In response to the above poster, I do agree that dentists should always present (and I'm not implying that they didn't in this case, perhaps the author "left out" this part) treatment with regards to what is needed and what is elective. Of course some dentists do disregard this because they will only have you select treatment in terms of black and white. Either it's all or nothing, and if they can't do the ideal treatment plan, then they won't treat you. That's fine, but not always realistic for what people can afford.

    I'm sure that the devil is in the details, as this poster pointed out, with regards to what really happened in this case.
     
  18. jay47

    jay47 Think Positively!
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    Lol, I just read the part about the dental student from Creighton. Sounds about right.
     
  19. budda10000

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    You need to get a vareity of opinions when dealing with expensive work. My two front incisors were all chipped up and I wanted to fix them. The first dentist I went to seemed to think i needed a root canal and 2 crowns.. The next two just said veneers.
     
  20. yappy

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    I am of the thinking that no one over pays for anything. If you enter into an agreement and pay for a service or a product, without coersion, you've showed that the service or product was 'worth' it to you. If it was not you would have not paid for it.
     
  21. RxMTM

    RxMTM Class of 2013

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    You forgot the Patient-Provider obligation. Providers are obligated to do their best for a patient. Patients are not experts on medical topics and can be taken advantage of by professionals. There is a trust aspect that can give the provider the power to take advantage of the patient.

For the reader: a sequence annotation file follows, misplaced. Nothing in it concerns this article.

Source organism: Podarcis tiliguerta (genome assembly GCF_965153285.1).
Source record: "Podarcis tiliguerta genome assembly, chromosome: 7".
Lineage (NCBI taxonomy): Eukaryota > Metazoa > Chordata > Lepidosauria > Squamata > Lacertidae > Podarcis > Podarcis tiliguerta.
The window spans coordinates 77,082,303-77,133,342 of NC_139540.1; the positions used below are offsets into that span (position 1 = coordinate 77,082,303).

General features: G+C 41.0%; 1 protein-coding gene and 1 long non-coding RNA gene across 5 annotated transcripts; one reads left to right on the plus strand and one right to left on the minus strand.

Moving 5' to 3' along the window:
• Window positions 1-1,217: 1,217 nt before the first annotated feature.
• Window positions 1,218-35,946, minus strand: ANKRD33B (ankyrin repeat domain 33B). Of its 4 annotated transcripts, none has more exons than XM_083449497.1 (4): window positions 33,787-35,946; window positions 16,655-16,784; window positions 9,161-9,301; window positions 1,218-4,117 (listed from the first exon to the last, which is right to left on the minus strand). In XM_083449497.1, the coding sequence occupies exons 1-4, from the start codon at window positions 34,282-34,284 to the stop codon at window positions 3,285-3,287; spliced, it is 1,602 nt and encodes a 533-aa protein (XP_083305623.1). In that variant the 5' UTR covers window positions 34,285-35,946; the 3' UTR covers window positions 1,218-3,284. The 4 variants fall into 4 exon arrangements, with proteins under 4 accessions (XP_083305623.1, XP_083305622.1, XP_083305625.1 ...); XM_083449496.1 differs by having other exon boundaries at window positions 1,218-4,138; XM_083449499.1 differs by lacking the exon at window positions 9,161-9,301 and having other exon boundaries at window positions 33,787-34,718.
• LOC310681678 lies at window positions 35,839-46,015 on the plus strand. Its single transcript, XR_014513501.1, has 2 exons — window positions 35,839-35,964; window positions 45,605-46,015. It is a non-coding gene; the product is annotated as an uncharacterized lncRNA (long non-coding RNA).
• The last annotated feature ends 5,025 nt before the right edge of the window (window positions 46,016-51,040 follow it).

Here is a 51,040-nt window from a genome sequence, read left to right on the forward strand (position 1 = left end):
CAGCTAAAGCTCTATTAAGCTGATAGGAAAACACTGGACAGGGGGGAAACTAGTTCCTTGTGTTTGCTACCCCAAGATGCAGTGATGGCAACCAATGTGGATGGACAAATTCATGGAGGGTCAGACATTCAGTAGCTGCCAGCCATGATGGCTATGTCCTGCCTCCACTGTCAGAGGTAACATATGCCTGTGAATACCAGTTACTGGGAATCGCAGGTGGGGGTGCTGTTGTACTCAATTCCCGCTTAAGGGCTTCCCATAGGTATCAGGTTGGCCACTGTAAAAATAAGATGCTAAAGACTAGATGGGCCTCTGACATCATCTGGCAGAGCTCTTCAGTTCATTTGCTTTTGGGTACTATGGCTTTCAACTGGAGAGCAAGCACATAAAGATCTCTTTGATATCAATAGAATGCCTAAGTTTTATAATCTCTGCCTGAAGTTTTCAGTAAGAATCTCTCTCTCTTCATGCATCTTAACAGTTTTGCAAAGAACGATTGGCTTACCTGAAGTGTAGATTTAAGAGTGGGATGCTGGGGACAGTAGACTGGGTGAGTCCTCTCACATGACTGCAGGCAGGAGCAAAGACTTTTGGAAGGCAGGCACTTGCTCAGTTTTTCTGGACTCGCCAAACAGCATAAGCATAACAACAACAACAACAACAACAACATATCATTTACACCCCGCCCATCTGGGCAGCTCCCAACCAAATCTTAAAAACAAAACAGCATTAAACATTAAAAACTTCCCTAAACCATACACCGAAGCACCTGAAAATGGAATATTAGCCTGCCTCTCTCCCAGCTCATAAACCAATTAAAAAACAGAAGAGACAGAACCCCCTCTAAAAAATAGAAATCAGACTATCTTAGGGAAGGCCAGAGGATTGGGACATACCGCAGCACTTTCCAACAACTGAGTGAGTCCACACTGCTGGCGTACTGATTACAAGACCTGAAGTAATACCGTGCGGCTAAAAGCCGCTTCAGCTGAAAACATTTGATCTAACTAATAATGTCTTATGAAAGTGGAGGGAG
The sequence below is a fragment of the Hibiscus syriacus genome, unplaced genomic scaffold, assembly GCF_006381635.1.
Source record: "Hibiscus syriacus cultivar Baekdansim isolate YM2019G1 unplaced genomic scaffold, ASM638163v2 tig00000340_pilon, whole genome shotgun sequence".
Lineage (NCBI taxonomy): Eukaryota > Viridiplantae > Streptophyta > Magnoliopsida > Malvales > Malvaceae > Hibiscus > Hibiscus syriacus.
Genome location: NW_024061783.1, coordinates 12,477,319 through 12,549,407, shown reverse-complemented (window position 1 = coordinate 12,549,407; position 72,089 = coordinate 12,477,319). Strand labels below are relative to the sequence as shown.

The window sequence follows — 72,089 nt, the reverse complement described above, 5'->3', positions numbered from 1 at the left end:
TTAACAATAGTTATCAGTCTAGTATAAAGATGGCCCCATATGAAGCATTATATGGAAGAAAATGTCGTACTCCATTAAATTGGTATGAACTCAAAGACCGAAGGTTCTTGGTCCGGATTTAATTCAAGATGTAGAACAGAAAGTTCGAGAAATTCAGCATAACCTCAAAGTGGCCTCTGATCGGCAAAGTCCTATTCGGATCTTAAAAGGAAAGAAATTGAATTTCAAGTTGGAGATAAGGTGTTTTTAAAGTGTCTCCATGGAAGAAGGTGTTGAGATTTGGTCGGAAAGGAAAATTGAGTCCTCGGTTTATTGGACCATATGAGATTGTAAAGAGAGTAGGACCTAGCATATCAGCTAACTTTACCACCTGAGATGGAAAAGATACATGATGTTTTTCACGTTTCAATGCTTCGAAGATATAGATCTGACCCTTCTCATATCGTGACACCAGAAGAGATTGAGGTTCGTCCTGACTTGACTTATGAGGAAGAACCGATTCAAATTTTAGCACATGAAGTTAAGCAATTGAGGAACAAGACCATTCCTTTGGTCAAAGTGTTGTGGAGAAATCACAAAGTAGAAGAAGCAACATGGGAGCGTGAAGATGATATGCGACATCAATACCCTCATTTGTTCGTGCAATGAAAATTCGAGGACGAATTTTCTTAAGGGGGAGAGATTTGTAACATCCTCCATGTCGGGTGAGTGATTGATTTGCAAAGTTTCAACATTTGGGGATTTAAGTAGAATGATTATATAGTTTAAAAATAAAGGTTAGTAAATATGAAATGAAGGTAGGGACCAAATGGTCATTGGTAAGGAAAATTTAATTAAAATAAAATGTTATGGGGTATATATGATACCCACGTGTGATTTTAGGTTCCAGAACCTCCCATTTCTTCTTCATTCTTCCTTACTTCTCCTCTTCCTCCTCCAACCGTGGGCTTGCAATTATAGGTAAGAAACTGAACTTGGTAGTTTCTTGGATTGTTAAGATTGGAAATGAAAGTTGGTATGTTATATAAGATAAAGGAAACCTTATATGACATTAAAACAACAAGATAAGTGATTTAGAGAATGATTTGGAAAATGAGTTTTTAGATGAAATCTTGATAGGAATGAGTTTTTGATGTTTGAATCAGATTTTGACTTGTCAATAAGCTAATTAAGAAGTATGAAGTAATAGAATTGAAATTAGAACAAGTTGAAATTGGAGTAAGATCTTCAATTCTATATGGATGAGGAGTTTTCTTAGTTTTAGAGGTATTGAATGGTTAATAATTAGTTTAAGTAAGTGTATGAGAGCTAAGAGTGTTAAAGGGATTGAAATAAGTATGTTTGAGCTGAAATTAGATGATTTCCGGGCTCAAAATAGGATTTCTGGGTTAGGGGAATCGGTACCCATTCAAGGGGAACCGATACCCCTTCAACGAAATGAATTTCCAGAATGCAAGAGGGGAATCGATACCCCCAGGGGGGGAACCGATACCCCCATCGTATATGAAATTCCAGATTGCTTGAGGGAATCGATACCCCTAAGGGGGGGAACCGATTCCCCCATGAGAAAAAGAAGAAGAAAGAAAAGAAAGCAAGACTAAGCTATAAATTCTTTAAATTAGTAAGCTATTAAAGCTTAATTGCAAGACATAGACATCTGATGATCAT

22. tinman831

    tinman831 ¯\_(ツ)_/¯
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    There are many ways to treat a tooth and providers can charge whatever they want for the procedure. There is no clause in the ADA code of ethics stating that a dental provider must charge the least amount possible. The only requirement is that the treatment meets the minimum standard of care to resolve the diagnosis. Feel free to shop around. No one is forcing the patient to get the treatment.
     
  23. RxMTM

    RxMTM Class of 2013

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    Let's not be patient-oriented. Let's be money-oriented. Patients are a the cash cows.
     
  24. DrJeff

    DrJeff Senior Member
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    From an ethics standpoint, the BIGGEST test that I hold myself too, is that if the patient was my mother (feel free to insert any other beloved family member that you want there), would this be the treatment plan that I would propose for her??

    If that answer is "yes" then I know that I'm ethically fine.

    As for the differences between treatment plans amongst dentists for the same patient, we has been said, with past clinical experiences, one HOPEFULLY learns and as a result becomes a better both diagnostician and clinician. So what one person sees in a mouth, and very well may have seen before in a different mouth a second dentist may not have had a similar experience - this can really alter a treatment plan, especially if it turned out that a certain treatment done (or maybe not done) might have resulted in a poor longterm outcome. :idea:
     
  25. Noble6

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    You need to calm down. You're starting to look like a fool.
     
  26. Noble6

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    :thumbup: